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NHS Choices Condition

Content supplied by NHS Choices

It is not always possible to prevent urinary incontinence. However, there are a number of things that you can do to decrease the risk of developing the condition.


Maintaining a healthy weight for your height and build by eating a healthy, balanced diet, and taking plenty of regular exercise, may help you to avoid getting urinary incontinence.


Eating a healthy, balanced diet that including at least five portions of a variety of fruit and vegetables, plus plenty of fibre, will help you prevent getting constipated. Constipation is a risk factor for urinary incontinence. If you have urinary incontinence, you should avoid eating foods that make your condition worse.


Depending on your particular bladder problem, your GP will be able to advise you about the amount of water that you should drink. If you have urinary incontinence, you should also cut down on alcohol and drinks that contain caffeine, such as tea, coffee and cola. These are diuretics which cause your kidneys to produce more urine, and they can also irritate your bladder.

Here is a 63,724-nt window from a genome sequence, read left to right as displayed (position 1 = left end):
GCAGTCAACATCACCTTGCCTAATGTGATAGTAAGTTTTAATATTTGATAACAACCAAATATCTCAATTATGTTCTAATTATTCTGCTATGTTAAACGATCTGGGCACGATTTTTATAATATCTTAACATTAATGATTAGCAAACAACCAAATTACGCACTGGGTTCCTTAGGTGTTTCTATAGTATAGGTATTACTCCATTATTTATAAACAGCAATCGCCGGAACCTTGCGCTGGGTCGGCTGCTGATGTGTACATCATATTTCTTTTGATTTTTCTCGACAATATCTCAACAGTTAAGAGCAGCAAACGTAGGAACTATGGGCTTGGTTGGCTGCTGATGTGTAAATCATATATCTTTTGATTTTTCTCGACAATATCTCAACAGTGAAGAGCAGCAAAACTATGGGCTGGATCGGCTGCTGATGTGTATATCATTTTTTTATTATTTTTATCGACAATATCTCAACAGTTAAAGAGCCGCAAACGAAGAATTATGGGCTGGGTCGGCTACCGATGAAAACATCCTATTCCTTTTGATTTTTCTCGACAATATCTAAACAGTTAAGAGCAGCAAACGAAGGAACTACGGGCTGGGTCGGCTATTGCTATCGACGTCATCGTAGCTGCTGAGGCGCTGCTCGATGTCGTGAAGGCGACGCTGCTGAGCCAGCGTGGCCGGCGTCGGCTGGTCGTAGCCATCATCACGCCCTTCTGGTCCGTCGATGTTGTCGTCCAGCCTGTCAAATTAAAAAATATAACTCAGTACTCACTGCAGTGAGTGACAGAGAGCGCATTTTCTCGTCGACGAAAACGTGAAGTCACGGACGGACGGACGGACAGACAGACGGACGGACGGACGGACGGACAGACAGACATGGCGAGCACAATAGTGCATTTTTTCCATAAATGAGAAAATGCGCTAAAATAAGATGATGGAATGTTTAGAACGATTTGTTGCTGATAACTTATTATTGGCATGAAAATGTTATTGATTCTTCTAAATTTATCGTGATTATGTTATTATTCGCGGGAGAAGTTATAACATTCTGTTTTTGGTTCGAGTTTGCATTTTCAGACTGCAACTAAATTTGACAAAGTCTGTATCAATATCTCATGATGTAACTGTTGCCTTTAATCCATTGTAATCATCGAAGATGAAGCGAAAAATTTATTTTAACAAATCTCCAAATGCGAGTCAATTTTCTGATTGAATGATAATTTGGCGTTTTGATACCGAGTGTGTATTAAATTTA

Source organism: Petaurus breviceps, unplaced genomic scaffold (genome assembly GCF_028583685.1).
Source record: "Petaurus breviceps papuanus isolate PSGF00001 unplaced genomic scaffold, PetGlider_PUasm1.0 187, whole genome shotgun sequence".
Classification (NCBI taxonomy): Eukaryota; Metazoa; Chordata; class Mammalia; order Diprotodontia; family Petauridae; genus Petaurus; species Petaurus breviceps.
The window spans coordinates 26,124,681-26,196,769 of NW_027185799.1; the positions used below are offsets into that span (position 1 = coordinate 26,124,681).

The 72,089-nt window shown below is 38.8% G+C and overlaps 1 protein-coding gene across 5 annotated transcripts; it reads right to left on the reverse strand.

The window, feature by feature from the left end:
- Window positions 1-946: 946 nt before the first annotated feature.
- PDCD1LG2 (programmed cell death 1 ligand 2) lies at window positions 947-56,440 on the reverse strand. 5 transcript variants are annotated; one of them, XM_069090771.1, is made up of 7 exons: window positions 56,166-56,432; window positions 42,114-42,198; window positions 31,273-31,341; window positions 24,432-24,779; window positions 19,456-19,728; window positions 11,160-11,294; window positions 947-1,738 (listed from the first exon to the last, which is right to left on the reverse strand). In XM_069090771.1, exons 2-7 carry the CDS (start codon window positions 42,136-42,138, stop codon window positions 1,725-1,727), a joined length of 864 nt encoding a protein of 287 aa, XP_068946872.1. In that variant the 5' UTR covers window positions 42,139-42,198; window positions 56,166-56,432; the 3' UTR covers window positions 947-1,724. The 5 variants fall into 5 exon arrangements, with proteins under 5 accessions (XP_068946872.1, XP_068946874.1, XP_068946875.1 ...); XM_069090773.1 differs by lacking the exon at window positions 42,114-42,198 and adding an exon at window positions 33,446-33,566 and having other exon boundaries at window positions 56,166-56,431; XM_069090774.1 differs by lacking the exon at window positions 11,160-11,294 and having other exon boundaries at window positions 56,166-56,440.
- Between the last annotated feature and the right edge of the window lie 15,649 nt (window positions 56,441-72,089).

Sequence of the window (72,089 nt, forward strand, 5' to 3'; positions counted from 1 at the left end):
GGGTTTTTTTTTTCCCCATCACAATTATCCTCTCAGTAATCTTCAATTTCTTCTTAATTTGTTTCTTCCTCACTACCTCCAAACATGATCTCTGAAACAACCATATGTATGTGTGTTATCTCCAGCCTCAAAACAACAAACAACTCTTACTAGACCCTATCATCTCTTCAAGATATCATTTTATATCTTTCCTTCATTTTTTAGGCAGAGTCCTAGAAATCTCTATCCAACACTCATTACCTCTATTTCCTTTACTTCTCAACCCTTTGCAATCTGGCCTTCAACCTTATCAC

The recommended daily amount of alcohol is 3-4 units, for men, and 2-3 units, for women. One unit of alcohol is equal to half a pint of normal strength beer, one small glass of wine, or a single pub measure of spirit.

If you have to urinate frequently during the night (nocturia) try not to drink any fluids for three hours before you go to bed.


Keeping active is a very important part of leading a healthy lifestyle, and it can help to prevent a number of serious health conditions, including urinary incontinence. Make sure that you do a minimum of 30 minutes of exercise at least five times a week.

Being pregnant and giving birth can weaken the muscle that controls the flow of urine from your bladder (urinary sphincter). Therefore if you are pregnant, strengthening your pelvic floor muscles can help to prevent urinary incontinence.

Men can also benefit from strengthening their pelvic floor muscles by doing pelvic floor exercises.


If you smoke, your risk of developing urge incontinence is increased. Therefore, you should try to give up. Your GP will be able to provide you with advice about quitting smoking. Alternatively, you can call the NHS smoking helpline number on 0800 022 4332 for information and advice.

view information about Incontinence urinary on www.nhs.co.uk »

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